Saturday, May 25, 2024

Wide complex tachycardia, resistant to cardioversion. Some fascinating features here.

An elderly dialysis patient presented with chest pain.

She has poor LV function.

Previous echo 4 months ago (confirmed with ED bedside echo):

The estimated left ventricular ejection fraction is 30%.   Severely decreased LV function.

Regional wall motion abnormality-inferior, inferolateral, septum, anterolateral, anterior and apex, lateral.

Here is her ECG:

Regular Wide Complex Tachycardia.  
What do you think?
What do you want to do?
See note from our electrophysiologist at the bottom of the post.

--Regular means it can't be atrial fibrillation
--Most regular wide complex tachcardia are VT, especially if the patient has poor LV function, as in this case.
--Giving adenosine is not contraindicated, but the surest way to fix the problem is with synchronized cardioversion.  It could be slow VT or some SVT with RBBB and LPFB.  Either way, electricity should do the job.

Electrically cardiovert!

Sedation, then 200 J --> would not cardiovert
Repeat --> would not convert again

So this required some more thought.  Did it fail to convert because it is occult sinus tach?

Was it definitely VT?  It is very slow for VT.  
She was not on any medication that could cause this. 
Could it be flutter with slow ventricular response?  There is no indication of flutter waves.
Could it be sinus with RBBB and LPFB aberrancy?
Could it be atrial tachycardia with RBBB and LPFB aberrancy?

QRS analysis: The best way to differentiate SVT from VT is to look at the rapidity of the initial part of depolarization (QRS onset).  There appears to be a rapid depolarization (upstroke of the main part of R-wave, or downstroke of main part of S-wave, but I think that is deceptive.  If you look closely, there is some low voltage deflections prior to those up- or downstrokes.  This is the electrical impulse making its way through myocardium that is not specialized for conducting (impulse starts in myocardium and slowly makes its way to a Purkinje fiber, in this cases the anterior fascicle, and so it has the appearance of RBBB + LPFB)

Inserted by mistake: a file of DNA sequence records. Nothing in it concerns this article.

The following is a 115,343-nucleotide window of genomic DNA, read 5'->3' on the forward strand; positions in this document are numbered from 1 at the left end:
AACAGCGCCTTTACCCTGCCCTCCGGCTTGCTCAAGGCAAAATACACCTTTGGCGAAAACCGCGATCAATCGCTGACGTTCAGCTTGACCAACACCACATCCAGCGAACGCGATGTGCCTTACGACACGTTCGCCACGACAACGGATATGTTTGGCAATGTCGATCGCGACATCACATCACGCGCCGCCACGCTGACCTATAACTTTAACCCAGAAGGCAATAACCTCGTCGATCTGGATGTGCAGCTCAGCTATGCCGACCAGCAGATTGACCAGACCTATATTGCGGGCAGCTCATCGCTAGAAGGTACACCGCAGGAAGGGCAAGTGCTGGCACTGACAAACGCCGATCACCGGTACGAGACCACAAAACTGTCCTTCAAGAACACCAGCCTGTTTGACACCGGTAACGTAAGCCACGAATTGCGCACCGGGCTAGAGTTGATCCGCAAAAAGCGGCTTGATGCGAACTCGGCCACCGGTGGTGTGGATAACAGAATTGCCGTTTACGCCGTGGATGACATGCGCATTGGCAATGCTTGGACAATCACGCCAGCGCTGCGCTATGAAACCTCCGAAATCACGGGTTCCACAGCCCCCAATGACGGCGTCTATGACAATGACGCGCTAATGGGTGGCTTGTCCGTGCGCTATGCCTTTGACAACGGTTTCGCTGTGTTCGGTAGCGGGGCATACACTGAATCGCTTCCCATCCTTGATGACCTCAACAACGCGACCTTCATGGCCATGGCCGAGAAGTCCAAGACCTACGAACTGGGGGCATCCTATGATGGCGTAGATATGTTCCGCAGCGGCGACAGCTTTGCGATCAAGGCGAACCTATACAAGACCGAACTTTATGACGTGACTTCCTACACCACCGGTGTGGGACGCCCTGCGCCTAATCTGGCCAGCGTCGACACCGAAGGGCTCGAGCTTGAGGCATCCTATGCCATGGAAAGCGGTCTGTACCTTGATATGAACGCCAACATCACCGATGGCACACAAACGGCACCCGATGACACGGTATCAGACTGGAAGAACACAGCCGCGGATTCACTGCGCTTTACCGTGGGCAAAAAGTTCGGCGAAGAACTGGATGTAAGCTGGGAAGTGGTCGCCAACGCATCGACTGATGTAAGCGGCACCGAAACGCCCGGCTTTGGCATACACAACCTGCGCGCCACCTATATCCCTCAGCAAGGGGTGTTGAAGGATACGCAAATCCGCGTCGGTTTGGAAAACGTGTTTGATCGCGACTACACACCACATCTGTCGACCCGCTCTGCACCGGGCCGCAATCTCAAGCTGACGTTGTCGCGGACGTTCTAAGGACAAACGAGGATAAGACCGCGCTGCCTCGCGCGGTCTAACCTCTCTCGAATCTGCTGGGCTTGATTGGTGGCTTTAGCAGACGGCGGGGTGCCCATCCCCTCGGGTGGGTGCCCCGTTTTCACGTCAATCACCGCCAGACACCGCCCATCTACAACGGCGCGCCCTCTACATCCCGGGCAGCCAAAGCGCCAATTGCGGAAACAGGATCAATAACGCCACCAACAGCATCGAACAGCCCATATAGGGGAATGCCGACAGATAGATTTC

Is there an old ECG for comparison?

She had an ECG done yesterday!!  Here it is:
There is sinus with normal conduction, very different from her tachycardia.

Could she have sinus tach with rate related BBB?

Let's try to see P-waves better.  If they are present and upright before the QRS, then it is sinus tach with hidden P-waves.  If they are after the QRS and inverted, then it is VT.

So we applied Lewis Leads.

How do we place Lewis Leads? -- Use the monitor leads (not the 12-lead ECG):
1. Place the Right Arm electrode on the patient's manubrium.
2. Place the Left Arm electrode on the 5th intercostal space, right sternal border.
1. Place the Left Leg electrode on the right lower costal margin.
3. Monitor Lead I. 

Here is the result:
What do you think?

You can see RETROGRADE P-waves easily.  This makes the diagnosis of VT easy.

But there is another very interesting feature that is present in the 12-lead but seen even more easily in the Lewis leads!!  

Ventriculo-Atrial VA block (2nd degree Mobitz I block--Wenckebach)  Notice that there is progressive prolongation of the RP interval and then it is completely blocked!

White arrows show where it is blocked:

If you look at the top ECG, you can also see the retrograde P-waves:
The black arrows show inverted P-waves in lead II after the QRS. The blue arrows show down-up biphasic retrograde P-waves.  Normally, in sinus, they are biphasic up-down, but the reverse is down-up!

The patient was diagnosed with VT and given IV amiodarone, whereupon she quickly converted:
Sinus with multiple PVCs

Our electrophysiologist, Rehan Karim, just sent this comment after I posted:

"I just saw your post about the slow ventricular tachycardia. It’s a very interesting ECG I saw yesterday. The retrograde P waves are very obvious in lead V1 and in fact there is Mobitz type-1 second degree VA block in 5:4 Wenckebach pattern. Morphology is consistent with VT also."

Amiodarone or Procainamide? --The eternal question.

The below discussion of this choice comes from this post:

Procainamide is a class 1A sodium channel blocker, meaning it slows action potential propagation from cell to cell, reducing speed of conduction and prolonging the QRS and QT. Despite poor overall literature base, procainamide is typically considered the drug of choice for stable monomorphic VT after the results of the Procamio Study, which compared procainamide with amiodarone in the setting of stable monomorphic VT, and favored procainamide, showing roughly double the efficacy with half the adverse effects. Relative contraindications to both include a known prolonged QT, especially if the dysrhythmia is believed to be caused by prolonged QT.  

Another benefit: Procainamide is very effective at terminating SVT.  So if you are incorrect about your diagnosis, it might convert with procainamide anyway!

Check out RebelEM's post and podcast on the PROCAMIO trial for more:

Procainamide dosing:

IV loading dose is 10 to 17 mg/kg, typically administered at a rate of 20-50 mg/min.

Alternative dosing strategy is 100 mg every 5 minutes in adult patients until max dose of 17 mg/kg.